Perhaps the most topical and challenging issue facing Christians today is that of homosexuality in the life of faith. Christians everywhere must often respond to a question that most well-meaning non-Christians would ask: “If two people love one another, what’s wrong with it? We need more love in the world!”
It’s a loaded question, and at the core of its difficulty lies a single word: love. What do we mean by love? For folks who have no particular religious belief, love can mean any number of things: commitment, fidelity, an emotional or psychic bond. But what do Christians mean by the word? If some kind of dialogue is to be held concerning the nature of homosexual relationships, both sides of that conversation need to at least define their terms. After all, a conversation where two parties are operating with different definitions, is no conversation at all, but merely parallel monologues that can never meet on common ground.
For those of us who define our Christian beliefs in a manner consistent with Christians since the beginning, love is a reality rooted firmly in God. “God is love” (1 John 4:8, 16), which is to say that God is made known to us fundamentally by an action that is loving in nature. God’s love for the world is expressed in the giving of Himself through Jesus Christ to His creation: “For God so loved the world that he gave his only Son, that whoever believes in him should not perish but have eternal life.” (John 3:16)
The above verse is so familiar, that we can easily forget how astounding it really is. After all, God is utterly transcendent from His creation, totally separated and apart from it in every way. “For my thoughts are not your thoughts, neither are your ways my ways, says the LORD. For as the heavens are higher than the earth, so are my ways higher than your ways and my thoughts than your thoughts.” (Isaiah 55:8-9) Eastern Orthodox theology describes this transcendent God as “inconceivable,” “ineffable,” “beyond life, beyond being.” He and His creation are mutually exclusive realities, fundamentally and eternally other.
That God would then give Himself to His creation, unite Himself to it, constitutes a paradox that no amount of reasoning can resolve. In the end, Eastern Orthodoxy throws up its theological hands and calls it a Mystery—something that no human intellect can encompass, but that we can know on a level deeper than the intellect as an expression of God’s love. By His love, it is said, God transcended His own nature and joined Himself completely to that which is utterly other than Him—His creation—in the person of Jesus Christ.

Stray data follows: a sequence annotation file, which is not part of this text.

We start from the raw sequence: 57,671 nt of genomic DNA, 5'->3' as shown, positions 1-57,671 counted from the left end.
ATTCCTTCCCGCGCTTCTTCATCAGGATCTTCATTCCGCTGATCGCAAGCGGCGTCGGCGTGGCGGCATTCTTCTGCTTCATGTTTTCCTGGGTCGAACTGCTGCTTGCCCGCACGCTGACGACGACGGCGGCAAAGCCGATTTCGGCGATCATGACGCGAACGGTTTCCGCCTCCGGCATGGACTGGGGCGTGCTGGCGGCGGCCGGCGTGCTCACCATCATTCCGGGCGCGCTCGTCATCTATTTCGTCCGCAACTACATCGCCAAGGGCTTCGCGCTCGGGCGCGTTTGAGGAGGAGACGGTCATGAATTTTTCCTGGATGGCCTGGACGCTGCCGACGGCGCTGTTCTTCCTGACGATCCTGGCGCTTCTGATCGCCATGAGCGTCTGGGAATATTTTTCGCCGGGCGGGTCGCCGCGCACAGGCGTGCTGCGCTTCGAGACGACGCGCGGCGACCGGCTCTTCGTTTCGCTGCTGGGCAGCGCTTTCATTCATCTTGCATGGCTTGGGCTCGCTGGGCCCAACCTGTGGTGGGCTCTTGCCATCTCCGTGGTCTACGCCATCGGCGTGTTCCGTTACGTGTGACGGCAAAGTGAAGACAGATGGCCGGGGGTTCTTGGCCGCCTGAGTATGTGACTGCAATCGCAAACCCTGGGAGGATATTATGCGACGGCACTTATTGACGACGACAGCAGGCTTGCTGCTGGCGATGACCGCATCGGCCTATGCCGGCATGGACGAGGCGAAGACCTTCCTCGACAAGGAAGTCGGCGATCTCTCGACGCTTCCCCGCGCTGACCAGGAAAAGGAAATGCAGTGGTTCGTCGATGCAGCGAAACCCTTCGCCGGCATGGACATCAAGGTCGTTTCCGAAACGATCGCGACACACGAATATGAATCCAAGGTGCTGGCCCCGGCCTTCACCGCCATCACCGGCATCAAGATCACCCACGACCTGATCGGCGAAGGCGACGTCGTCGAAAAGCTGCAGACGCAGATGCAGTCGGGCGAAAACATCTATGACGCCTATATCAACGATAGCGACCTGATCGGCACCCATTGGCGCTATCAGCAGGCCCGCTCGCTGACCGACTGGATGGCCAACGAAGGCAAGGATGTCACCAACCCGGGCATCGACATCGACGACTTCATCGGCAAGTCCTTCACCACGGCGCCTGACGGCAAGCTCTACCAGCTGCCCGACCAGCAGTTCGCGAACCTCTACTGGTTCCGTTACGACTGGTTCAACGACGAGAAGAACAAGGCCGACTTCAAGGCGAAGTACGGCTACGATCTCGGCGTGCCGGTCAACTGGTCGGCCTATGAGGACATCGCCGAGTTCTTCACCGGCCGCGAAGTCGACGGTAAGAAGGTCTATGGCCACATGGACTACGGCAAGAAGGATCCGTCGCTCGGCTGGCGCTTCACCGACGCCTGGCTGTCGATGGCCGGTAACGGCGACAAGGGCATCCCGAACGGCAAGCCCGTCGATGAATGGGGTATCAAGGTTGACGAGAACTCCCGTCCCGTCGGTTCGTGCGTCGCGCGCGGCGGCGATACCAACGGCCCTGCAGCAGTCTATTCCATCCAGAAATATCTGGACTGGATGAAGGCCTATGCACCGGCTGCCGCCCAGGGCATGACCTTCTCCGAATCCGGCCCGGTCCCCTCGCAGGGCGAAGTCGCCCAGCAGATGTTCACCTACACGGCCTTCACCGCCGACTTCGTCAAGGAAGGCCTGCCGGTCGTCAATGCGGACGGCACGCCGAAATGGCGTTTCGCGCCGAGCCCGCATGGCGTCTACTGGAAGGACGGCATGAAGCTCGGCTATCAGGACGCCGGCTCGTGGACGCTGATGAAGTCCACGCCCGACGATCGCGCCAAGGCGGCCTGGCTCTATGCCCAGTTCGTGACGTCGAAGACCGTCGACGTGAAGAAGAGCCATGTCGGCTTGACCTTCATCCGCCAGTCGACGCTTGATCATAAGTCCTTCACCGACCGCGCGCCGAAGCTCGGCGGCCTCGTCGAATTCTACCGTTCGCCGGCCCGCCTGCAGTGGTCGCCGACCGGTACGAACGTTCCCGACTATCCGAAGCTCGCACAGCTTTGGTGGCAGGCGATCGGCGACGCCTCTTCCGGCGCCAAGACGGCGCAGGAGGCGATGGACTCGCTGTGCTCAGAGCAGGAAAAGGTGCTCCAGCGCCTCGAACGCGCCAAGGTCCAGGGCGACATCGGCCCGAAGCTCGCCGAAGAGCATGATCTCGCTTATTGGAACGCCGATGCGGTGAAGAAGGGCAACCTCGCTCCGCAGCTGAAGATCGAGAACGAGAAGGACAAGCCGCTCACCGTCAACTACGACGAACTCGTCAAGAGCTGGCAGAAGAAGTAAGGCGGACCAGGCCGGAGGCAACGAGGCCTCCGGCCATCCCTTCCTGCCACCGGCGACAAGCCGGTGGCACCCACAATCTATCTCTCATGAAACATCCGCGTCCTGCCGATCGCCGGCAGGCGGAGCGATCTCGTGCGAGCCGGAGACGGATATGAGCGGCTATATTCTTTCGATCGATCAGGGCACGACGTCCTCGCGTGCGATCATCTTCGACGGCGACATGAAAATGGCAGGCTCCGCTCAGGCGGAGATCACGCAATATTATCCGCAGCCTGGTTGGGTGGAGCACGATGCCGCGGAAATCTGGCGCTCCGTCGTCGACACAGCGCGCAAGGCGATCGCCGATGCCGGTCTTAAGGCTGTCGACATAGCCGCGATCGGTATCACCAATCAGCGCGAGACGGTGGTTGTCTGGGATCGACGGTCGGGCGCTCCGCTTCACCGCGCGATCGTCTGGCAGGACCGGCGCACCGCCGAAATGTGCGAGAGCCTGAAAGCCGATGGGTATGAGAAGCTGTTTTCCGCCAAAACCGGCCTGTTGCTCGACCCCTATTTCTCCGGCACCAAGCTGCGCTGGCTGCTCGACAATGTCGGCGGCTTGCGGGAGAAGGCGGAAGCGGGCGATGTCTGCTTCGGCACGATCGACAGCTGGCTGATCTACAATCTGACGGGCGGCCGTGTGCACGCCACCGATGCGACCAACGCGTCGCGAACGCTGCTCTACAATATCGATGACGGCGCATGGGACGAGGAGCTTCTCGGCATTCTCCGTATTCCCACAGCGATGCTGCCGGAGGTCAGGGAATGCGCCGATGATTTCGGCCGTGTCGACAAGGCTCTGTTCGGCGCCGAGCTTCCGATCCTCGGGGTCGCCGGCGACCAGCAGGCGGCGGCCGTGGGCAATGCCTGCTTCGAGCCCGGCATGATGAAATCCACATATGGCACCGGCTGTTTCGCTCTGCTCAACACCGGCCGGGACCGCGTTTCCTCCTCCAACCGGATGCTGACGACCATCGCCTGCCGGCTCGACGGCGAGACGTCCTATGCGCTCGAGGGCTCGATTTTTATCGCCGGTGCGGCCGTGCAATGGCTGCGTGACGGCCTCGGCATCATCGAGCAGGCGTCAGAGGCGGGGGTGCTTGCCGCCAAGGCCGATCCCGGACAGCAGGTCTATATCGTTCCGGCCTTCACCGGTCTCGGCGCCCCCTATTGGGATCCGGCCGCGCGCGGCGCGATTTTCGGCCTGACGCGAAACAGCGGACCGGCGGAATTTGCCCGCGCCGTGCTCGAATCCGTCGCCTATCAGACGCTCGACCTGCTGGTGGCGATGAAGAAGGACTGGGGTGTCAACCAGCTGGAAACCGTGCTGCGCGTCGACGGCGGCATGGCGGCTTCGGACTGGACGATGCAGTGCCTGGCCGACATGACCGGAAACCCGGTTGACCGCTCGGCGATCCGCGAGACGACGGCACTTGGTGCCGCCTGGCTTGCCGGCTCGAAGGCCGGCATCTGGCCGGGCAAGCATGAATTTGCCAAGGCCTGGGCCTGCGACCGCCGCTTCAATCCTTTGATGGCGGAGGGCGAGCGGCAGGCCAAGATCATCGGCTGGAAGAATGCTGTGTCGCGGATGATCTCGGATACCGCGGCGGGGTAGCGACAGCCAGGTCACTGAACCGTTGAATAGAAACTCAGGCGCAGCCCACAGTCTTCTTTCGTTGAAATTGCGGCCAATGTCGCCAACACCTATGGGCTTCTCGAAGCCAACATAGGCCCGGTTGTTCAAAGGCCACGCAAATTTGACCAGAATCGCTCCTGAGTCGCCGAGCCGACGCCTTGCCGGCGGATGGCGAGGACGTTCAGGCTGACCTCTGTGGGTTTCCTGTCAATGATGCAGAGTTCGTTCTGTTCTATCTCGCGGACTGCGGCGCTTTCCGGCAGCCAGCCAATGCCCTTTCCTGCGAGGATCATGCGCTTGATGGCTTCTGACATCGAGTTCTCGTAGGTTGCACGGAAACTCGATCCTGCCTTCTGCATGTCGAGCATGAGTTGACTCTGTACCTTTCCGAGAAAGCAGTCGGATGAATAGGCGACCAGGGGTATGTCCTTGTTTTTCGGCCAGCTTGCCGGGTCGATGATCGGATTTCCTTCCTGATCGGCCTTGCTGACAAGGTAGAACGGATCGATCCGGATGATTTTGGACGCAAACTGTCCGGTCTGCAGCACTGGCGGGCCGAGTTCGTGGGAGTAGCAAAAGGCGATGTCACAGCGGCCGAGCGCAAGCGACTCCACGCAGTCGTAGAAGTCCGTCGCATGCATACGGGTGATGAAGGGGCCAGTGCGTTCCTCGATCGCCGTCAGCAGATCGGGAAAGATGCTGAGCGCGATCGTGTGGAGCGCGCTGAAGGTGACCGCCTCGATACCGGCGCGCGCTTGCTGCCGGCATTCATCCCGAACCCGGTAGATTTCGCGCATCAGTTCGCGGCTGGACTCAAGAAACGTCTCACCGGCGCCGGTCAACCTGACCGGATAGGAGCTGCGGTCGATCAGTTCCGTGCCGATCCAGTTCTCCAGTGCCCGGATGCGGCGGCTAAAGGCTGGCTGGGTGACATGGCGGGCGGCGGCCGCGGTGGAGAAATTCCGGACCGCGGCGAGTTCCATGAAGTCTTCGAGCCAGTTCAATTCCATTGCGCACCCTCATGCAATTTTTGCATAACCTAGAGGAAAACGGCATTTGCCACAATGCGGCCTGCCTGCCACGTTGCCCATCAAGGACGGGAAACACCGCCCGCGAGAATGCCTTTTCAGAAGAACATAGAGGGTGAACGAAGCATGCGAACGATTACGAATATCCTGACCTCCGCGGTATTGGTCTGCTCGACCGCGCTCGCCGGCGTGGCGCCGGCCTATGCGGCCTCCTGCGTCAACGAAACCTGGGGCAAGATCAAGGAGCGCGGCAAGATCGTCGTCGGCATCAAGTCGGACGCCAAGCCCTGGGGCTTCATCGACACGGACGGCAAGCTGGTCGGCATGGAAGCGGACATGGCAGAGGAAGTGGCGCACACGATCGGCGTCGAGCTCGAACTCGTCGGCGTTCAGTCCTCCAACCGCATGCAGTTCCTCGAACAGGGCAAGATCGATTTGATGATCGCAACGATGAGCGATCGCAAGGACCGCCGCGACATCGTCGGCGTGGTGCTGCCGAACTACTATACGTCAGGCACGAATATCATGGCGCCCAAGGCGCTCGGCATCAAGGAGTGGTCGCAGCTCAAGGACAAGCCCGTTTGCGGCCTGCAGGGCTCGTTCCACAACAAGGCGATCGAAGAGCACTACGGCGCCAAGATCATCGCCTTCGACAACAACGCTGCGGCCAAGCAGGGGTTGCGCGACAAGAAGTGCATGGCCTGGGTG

This ‘otherness’ is crucial to the classical Christian definition of love. Founded in the Incarnation as the expression of divine love, we define human love is the act of giving oneself wholly to one who is other—wholly different in being and life—than ourselves.
Love can make itself known in different ways, of course. The ancient Greeks had four words for love: eros (sexual love), agape (spiritual love), storge (love for family), and philia (love for friends). We might suggest that these different kinds of love draw from different parts of our being: emotional, psychological, spiritual and biological. But whatever level on which we relate to each other, the Christian understanding (as I have stated it) would teach that otherness must exist in order for the relationship to be a loving one.
To put it simply, I cannot really love someone who is just another version of myself. Any counsellor or psychologist will tell you that if I am constantly seeking my emotional, psychological and spiritual twin—someone whose only purpose is to mirror back to me who I am or who I imagine myself to be—then there is something wrong. I am suffering from an acute case of narcissism. If I am to engage in healthy relationships, I must root them in otherness. I must find another distinct individual to whom I can learn to relate by bridging our differences, while maintaining a sense of personal integrity and freedom.
What does this have to do with homosexuality? Well, if a loving emotional, psychological and spiritual relationship is founded on the principle of otherness, a loving relationship that exists on the level of biology or sexuality must also be founded on otherness, that is, on the union of different sexes. In the Christian view at least, sameness on the level of sexuality is the biological equivalent of adoring one’s reflection in the mirror. If sexual relations are to remain the biological expression of God’s mysterious paradoxical love for creation, they must be differently sexed, or “heterosexual.”
Of course, just because a relationship is heterosexual does not mean it is also loving. Sexual narcissism is a common problem in the so-called “world of dating.” I recall a scene from Seinfeld where Jerry starts dating a woman who is actually a female version of himself. When he realizes the fact, he declares something to this effect: “Now I know who I’ve been looking for all these years—myself!” A heterosexual relationship where one or both persons are merely seeking the gratification of their own egos, is just as void of love as a relationship in which no sexual otherness exists in the first place.
To return, then, to the well-intentioned question about homosexuality at the beginning: “If two people love one another, what’s wrong with it?” If love is just affection, fidelity, some kind of bond between two people, then what’s wrong indeed? But if love means one person emptying him or herself for the sake of someone truly different—emotionally, psychologically, spiritually, and biologically different—then human relationships have a greater purpose to fulfill. They are not just the most expedient way to get happy, but living proclamations of a higher love of the Creator for His Creation in a profound and mysterious union that has no end.